When I refer to David Schwimmer's Run Fatboy Run as "a modern-day screwball farce," that's a nice way of saying it's outrageously predictable, unabashedly sappy, and completely formulaic through and through. You know where the movie is going from frame one, and it sure doesn't take a lot of detours getting there. But the phrase "screwball" probably wouldn't have come to mind if Run Fatboy Run wasn't at least a little bit funny. Which it is. So if you don't mind an amiable-yet-seriously familiar 90 minutes -- and you're a big fan of British actor Simon Pegg -- I'd have no problem recommending the flick. Even if I'd never come close to calling it something brilliant.

The effortlessly likable Simon Pegg stars as one of those lovably lazy sad-sack types that you only come across in comedic films: Despite the fact that he left his pregnant fiancee (Thandie Newton) at the altar five years earlier, Pegg's "Dennis" is one of those losers we love to root for. (How a doofus like this ever scored a catch like Thandie Newton -- and then abandoned her! -- is one of the film's sillier conceits.) So when his former flame's smarmy new boyfriend (Hank Azaria) mentions that he'll be running in an upcoming marathon, Dennis senses a shot at redemption.



That's pretty much it: One affable schnook (who, yes, is seriously out of shape) aims to win back the love of his girl (and the respect of his adorable 5-year-old son) by running in a massive marathon that'd defeat even an experienced runner. In Dennis' corner we have an amusingly sleazy best pal (Dylan Moran) and a good-natured landlord called Mr. Ghoshdashtidar. So clearly we're working in the realm of "big-screen sitcom" material, and if you walk into Run Fatboy Run expecting some sort of deviation from the "underdog story" formula, you've come to the wrong place. (Hell, even the screenplay feels familiar! One key line is this: "Yeah, I may be fat but I can lose weight. You'll be an asshole forever!" As if we haven't heard this silly little quip a thousand times by now.)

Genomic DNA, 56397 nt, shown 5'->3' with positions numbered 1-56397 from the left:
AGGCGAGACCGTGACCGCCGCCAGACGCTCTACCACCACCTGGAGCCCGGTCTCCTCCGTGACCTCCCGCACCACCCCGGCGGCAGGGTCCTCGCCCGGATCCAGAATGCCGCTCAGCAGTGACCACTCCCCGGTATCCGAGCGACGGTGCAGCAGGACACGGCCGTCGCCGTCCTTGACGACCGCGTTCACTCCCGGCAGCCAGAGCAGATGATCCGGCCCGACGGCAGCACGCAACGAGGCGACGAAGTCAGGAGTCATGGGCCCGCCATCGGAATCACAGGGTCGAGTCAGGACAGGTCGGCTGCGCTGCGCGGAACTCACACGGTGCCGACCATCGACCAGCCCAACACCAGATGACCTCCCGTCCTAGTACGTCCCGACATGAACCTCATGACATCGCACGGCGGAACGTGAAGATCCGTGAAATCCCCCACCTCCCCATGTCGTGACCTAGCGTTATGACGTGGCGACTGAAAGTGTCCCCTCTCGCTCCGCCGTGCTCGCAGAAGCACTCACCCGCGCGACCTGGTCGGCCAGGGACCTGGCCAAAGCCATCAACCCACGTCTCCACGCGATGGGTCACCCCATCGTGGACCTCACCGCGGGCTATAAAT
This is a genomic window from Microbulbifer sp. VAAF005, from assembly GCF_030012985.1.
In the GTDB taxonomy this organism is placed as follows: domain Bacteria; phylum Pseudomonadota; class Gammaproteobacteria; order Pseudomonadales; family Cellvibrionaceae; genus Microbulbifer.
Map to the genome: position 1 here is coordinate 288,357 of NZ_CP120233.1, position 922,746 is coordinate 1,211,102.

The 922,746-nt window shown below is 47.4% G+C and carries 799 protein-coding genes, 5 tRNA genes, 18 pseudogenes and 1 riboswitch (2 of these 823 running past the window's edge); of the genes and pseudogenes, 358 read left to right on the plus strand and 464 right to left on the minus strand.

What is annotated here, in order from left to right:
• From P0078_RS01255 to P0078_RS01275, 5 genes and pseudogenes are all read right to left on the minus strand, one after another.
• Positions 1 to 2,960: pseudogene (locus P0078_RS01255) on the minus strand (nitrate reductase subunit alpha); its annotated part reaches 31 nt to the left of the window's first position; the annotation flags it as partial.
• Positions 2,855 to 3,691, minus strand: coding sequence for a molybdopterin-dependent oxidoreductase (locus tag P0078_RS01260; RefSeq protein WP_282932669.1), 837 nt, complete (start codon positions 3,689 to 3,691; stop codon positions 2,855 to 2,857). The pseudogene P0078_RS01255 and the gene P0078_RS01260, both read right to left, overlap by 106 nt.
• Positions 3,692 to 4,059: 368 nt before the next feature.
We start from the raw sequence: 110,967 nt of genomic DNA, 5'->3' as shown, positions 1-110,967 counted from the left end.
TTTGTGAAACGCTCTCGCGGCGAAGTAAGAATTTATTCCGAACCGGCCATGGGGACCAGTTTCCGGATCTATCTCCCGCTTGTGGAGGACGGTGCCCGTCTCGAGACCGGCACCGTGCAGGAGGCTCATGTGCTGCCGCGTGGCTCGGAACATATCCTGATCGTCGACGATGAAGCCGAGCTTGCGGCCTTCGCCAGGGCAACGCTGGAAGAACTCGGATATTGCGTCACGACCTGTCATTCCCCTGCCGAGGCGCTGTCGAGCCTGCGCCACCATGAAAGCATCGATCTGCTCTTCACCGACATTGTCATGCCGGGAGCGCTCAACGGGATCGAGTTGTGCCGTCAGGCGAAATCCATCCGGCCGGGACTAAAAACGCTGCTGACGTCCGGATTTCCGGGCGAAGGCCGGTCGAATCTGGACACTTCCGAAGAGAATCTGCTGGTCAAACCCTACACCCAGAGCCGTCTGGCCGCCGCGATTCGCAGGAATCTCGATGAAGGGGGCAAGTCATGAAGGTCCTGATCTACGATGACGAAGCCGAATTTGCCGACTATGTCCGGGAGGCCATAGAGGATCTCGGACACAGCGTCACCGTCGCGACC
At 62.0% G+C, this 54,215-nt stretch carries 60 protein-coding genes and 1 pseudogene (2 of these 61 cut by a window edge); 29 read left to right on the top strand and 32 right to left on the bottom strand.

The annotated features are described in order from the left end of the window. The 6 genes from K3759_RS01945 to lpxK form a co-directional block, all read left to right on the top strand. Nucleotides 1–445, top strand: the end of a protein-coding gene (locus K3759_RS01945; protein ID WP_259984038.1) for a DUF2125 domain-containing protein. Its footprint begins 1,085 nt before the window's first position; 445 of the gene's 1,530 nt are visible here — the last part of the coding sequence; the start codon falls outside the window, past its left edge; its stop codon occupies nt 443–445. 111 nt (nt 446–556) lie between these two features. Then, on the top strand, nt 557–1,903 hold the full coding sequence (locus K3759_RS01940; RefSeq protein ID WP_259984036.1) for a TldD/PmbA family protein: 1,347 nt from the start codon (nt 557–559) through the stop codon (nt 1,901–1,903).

But as was often the case in even the flightiest of old-school screwballers, Run Fatboy Run is elevated by a speedy pace, a colorful demeanor, and some really amusing performances. It certainly doesn't rank as highly as his work in Shaun of the Dead or Hot Fuzz, but Simon Pegg proves here that he could be "watchable" doing just about anything. His role here is little more than an old Bill Murray character, but Pegg still manages to squeeze an impressive amount of chuckles from such old-hat material.

Pegg's fans would dig the flick for his performance alone, but the comedian is backed by a small handful of solid people. As Pegg's ridiculously smug adversary, Hank Azaria is (as always) very funny -- as is Dylan Moran as our hero's semi-sleazy best friend. The material they're working with is hardly comedic gold, but there's a lot of wit and chemistry when Pegg and Moran share the screen. Toss in some light lifting from the lovely Thandie Newton and a surprisingly funny turn by Indian actor Harish Patel -- and you've got an ensemble that's better than the material, frankly.

Directed by David Schwimmer (yes, that David Schwimmer) and co-written by Pegg and Michael Ian Black, Run Fatboy Run is so conventional and predictable that it simply couldn't have happened by accident. Which is why I choose to look at the flick as an unapologetic throwback to the days when comedies didn't have to be all that original -- just as long as they were funny.